Fed Taper Speculation

December 11, 2013

The first reduction of quantitative easing appears more likely because Democrat and Republican congressional leaders reached a 2-year tentative budget deal that President Obama is said to support.  The legislation still must get approved by the full senate and house of representatives and, if so done, would avert a government shutdown next month.  The risk of another fiscal crisis had been a reason for Fed caution.

The dollar has not reacted strongly, showing drops of 0.3% against the yen and 0.1% versus the loonie, no change relative to the euro, Swissie and yuan, and advances of 0.7% against the kiwi, 0.4% vis-a-vis the Aussie dollar and 0.3% against sterling.

Stocks lost ground in the Pacific in initial reaction to the budget accord but are higher in Europe.  Share prices fell by 1.7% in China and Hong Kong, 0.8% in South Korea and Australia, 0.7% in Singapore and 0.6% in Japan.  The Paris Cac and Spanish IBEX are up 0.7% and 0.5%, while the British Ftse, and German Dax show smaller gains of 0.3% and 0.2%. 

The ten-year German bund yield is unchanged, while the 10-year Japanese JGB and British gilt have edged a basis point lower.

The price of gold rose 0.6% to $1,255.40 per ounce, and WTI crude oil is up 0.1%.

The Bank of Iceland did not raise its seven-day collateralized lending rate as forecast but instead left such at 6.0%.  Prior increases have buoyed the krona and helped inflation to settle back closer to target.

Japanese core private machinery orders rebounded just 0.6% in October from a 2.1% September drop.  Government and foreign orders for machinery respectively fell by 26.2% and 16.0% in the latest reported month.  The Conference Board’s index of Japanese leading economic indicators posted a much smaller 0.2% uptick in October than its 1.3% advance in September.

Japanese domestic corporate goods prices ticked up 0.1% last month and posted a 12-month advance of 2.7% versus a 1.1% drop in the previous twelve months to November 2012.  Export and import prices edged down 0.1% and 0.2% between October and November.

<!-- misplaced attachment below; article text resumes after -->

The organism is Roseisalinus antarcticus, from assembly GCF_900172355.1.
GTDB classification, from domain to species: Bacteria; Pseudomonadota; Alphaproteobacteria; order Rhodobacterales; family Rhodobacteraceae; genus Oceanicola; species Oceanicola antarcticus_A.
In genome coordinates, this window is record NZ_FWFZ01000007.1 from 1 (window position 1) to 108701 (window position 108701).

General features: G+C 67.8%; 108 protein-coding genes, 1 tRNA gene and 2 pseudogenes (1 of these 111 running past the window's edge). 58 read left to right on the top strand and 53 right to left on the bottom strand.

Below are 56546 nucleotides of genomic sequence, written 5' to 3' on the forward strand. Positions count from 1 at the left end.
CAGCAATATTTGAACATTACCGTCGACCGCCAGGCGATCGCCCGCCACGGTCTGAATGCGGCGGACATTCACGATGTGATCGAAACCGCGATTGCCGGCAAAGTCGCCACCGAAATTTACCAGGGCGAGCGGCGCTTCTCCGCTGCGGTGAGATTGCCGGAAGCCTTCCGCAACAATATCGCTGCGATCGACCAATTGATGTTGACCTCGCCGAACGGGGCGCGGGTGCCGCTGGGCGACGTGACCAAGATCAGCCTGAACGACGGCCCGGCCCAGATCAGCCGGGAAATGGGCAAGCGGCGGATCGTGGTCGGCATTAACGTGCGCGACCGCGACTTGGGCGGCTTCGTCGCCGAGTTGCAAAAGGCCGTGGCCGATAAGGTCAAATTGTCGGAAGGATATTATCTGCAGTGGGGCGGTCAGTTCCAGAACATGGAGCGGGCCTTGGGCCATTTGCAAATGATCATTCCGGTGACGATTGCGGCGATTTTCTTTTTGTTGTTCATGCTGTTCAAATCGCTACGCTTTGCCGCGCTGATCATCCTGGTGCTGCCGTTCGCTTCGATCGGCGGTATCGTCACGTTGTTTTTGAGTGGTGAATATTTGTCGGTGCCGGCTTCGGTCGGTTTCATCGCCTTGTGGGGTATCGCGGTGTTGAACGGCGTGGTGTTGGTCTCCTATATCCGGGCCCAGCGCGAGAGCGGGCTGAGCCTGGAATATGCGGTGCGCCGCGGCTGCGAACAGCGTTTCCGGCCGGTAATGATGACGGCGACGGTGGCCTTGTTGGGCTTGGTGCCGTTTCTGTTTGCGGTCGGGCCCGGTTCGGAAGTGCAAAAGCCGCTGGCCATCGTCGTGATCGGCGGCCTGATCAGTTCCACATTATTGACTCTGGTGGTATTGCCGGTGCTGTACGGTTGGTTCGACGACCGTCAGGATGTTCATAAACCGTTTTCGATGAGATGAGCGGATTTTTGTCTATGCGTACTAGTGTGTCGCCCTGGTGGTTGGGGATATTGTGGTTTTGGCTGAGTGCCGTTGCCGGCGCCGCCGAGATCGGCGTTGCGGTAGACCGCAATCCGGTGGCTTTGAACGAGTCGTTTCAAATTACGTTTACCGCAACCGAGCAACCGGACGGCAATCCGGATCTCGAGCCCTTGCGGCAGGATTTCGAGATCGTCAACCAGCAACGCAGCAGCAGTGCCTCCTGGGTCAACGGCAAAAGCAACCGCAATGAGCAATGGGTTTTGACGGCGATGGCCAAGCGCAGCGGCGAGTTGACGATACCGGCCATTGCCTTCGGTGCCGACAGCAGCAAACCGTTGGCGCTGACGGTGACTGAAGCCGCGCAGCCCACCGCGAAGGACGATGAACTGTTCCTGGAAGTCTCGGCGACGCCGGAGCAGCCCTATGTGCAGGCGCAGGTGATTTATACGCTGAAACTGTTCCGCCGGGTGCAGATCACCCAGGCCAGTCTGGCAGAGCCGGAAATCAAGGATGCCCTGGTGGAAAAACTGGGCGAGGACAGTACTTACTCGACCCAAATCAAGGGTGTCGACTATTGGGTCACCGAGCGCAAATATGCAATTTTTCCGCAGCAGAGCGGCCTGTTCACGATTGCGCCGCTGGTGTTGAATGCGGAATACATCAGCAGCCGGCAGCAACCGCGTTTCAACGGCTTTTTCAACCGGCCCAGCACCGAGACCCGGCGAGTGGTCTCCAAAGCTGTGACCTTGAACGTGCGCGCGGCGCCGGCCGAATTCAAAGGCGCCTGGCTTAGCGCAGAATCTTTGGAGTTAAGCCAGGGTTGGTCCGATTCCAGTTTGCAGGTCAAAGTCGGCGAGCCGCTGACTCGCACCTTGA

The sequential monthly rise in German consumer prices last month was confirmed at 0.2%.  On-year inflation of 1.3% was a tenth percentage point higher than in October. 

Romanian CPI inflation slowed to 1.8% in November from 1.9% in October.  Hungarian CPI inflation remained steady at 0.9%.  And Portugal recorded a 0.2% on-year drop in consumer prices, the same decline as registered in the year to October.

The French current account deficit narrowed 42% on month to EUR 2.1 billion in October.  French non-farm employment slid 0.1% in the third quarter.

Australian consumer confidence slumped 4.8% in October, its biggest drop since March.

South African CPI inflation slipped to 5.3% in November from 5.5% in October, while retail sales in October were 0.4% less than in September but 1.3% greater than in October 2012.

China released mixed money and bank lending growth figures.  Loans grew 625 billion yuan in November, a 2-month high and 23% more than in October.  M0 and M2 money growth slowed to 7.7% and 14.2%, respectively, while M1 expanded 9.4% on year, up from 8.9% in the years to September and October.

South Korean unemployment dipped a tenth percentage point to 2.9% last month.  Malaysian industrial production went up 1.9% on month and 1.7% on year in October. 

Today will be a light day for U.S. data, just weekly mortgage applications and oil inventories.

Copyright 2013, Larry Greenberg.  All rights reserved.  No secondary distribution without express permission.

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